In the opening line to his poem Why I Hate Religion, But Love Jesus, Jefferson Bethke says this: “What if I told you Jesus came to abolish religion?” I’m not trying to review a two-year-old video and I’m not trying to take a stab at Mr. Bethke, but his comment and poem articulate a sentiment common and pervasive in Evangelicalism today. Wanting to separate themselves from the empty rituals and meaningless church-going habits of the generation before them, we Evangelicals today flaunt a Christianity that isn’t a “religion” but a “relationship.” T-shirts, books, and 26-million-views YouTube videos all scream one unanimous fact: Evangelicals hate the word “religion.”

But is this hatred valid? Is it even Biblical?

The Websters dictionary defines religion simply as “the belief in a god or in a group of gods; an organized system of beliefs, ceremonies and rules used to worship a god or a group of gods.” Semantically speaking, doesn’t that define Christianity? Now, I get it. Christianity is different from most world religions because it address matters of the heart. The Gospel of Mark tells us that Jesus is primarily concerned with matters of the heart (Mark 12:41-44), and Luke records for us that it is a contrite heart and not our outward acts by which we honor God (Luke 18:8-14). Through the prophet Ezekiel, God says he will replace our heart of stone and instead give us a heart of flesh (Ezekiel 36:26).

But didn’t Jesus himself say that he was “the Way” (John 14:6)? And couldn’t we (loosely) agree that following “the Way” means repentance and faith, a contrite heart, participating in Christ-instituted practices (such as baptism and the Supper, church discipline, etc.), living all of life as worship, belonging to and serving Christ’s church (which brings up another host of issues for evangelicals who want to have Christ without his bride), feasting on the Word, and a Spirit-fueled life of good deeds towards our fellow men?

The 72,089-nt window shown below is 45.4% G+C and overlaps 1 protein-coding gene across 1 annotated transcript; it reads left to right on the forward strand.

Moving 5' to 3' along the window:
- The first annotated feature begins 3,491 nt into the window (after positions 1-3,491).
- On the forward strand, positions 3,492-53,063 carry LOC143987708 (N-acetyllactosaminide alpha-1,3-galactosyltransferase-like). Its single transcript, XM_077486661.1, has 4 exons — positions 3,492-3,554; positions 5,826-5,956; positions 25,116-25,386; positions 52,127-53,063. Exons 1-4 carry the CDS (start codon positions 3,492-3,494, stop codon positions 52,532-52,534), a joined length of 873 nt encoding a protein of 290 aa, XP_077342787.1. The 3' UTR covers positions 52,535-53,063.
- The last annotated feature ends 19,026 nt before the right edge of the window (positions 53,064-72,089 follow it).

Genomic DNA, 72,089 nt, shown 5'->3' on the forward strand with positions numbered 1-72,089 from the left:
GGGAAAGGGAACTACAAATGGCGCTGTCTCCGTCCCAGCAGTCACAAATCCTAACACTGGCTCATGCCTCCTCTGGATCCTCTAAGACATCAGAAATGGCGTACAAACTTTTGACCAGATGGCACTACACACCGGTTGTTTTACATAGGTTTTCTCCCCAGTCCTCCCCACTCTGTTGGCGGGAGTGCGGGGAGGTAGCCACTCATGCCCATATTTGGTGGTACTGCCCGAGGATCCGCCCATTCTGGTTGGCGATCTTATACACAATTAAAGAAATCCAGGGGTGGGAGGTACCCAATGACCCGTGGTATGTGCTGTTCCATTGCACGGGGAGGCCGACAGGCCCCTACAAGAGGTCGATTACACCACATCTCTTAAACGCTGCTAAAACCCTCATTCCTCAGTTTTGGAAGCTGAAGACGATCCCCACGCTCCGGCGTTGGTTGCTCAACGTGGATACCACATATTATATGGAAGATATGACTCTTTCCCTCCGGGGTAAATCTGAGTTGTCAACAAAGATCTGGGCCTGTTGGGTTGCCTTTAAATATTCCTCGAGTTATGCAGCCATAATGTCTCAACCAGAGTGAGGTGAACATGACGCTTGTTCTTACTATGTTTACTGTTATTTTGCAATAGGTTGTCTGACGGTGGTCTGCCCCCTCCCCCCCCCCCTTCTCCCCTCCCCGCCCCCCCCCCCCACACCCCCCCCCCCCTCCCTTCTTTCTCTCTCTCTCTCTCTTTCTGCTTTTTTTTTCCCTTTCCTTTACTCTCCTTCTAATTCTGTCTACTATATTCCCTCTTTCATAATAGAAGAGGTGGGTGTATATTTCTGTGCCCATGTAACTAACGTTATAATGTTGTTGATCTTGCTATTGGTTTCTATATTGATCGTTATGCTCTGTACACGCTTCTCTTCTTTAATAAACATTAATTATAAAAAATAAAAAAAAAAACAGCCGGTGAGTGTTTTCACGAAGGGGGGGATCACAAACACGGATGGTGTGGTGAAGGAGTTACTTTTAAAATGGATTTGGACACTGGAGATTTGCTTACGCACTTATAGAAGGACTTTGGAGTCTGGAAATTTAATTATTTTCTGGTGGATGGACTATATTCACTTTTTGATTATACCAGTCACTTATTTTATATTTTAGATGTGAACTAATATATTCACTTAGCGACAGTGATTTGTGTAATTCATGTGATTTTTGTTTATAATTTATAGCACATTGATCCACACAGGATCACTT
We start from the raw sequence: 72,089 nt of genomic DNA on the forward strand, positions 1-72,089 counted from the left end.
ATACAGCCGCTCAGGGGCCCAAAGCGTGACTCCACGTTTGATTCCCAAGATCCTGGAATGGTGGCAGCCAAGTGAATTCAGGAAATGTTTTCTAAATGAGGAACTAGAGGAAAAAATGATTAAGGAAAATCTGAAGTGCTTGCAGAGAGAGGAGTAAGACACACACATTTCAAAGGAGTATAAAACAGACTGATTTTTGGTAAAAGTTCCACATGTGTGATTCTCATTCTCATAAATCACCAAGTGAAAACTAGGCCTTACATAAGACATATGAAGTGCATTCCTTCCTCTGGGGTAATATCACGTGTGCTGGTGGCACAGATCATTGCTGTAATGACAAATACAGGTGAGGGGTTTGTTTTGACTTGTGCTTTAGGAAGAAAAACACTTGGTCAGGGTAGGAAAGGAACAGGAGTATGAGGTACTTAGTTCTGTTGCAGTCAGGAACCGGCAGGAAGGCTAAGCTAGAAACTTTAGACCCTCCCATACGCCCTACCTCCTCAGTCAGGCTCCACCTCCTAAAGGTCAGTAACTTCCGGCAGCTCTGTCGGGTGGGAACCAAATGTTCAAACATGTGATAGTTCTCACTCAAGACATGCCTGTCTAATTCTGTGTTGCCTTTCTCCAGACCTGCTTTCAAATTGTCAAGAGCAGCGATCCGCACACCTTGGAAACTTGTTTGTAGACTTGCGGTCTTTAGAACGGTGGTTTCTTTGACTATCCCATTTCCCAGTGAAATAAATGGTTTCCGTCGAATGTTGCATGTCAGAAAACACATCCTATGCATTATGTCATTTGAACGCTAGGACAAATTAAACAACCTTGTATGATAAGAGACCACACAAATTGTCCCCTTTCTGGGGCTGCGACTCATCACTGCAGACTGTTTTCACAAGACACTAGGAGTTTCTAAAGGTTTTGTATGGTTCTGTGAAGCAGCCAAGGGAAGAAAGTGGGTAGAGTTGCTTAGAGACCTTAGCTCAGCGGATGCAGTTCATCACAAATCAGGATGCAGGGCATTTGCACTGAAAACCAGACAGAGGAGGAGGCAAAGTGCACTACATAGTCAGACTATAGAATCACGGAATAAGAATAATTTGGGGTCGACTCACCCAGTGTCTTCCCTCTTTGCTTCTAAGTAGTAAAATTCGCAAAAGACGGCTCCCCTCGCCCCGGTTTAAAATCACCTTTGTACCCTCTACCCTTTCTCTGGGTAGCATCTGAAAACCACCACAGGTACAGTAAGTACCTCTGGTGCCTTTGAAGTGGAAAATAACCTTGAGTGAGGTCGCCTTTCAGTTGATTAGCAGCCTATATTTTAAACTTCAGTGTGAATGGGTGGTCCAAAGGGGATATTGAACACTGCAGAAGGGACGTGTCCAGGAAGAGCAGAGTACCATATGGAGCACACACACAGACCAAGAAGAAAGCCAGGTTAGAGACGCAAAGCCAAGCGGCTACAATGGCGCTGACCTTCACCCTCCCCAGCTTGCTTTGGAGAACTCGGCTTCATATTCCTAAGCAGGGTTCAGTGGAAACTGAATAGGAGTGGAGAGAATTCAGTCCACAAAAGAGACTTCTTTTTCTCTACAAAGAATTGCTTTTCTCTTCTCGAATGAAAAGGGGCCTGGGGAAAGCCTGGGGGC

So…isn’t that religion?

Whereas the Apostle Paul’s primary concern in his letters is often man’s standing before a Righteous God (especially Romans), James’ Epistle is primarily concerned with our standing before our neighbor. One way that is helpful to read the book of James is by asking the question, “In light of Christ’s sacrifice on the cross, how then shall we live?” James’ answer is that the life of a true Christian must be filled with good deeds.

Anticipating the rebellion of 21st century Evangelicals, James writes this:

Religion that is pure and undefiled before God, the Father, is this: to visit orphans and widows in their affliction, and to keep oneself unstained from the world. – James 1:27

James answers the question above with this answer: Jesus FUELS Religion. Jesus is THE Way; He is THE Religion. In light of his substitutionary sacrifice for sinners – standing in our place – and the gift of the Holy Spirit, it is only in Christ that true religion is possible. It is because Christ gives us a new heart that we can participate in true, heart-filled and Spirit-led religion.

Bethke continues in his poem by saying, “Jesus and religion are two different clans.” Evangelicals today want to use the term “religious” to describe hypocritical, judgmental, and non-genuine followers of Jesus. Now I get it, by all means let us separate ourselves from empty, lifeless practices. But that isn’t what “religious” means. The Bible has plenty of other terms to describe those kinds of people (Pharisee, white-washed tomb, brood of vipers, “Be gone I never knew you,” etc.); “religious” isn’t one of them.

I understand what is intended by the phrase “Christianity is a relationship and not religion,” but this is a dishonest quip for us to stand by. We would do well to drop this falsely created idea that Christianity is not religion. Instead, it would be wise to take the time with our neighbor to redefine what makes our religion different from the pantheon of false religions; a gracious and unrelentingly loving God, a perfect and substitutionary Savior who descends from his throne to rescue his people, and an in-dwelling God who by His Spirit fuels our obedience and faith.



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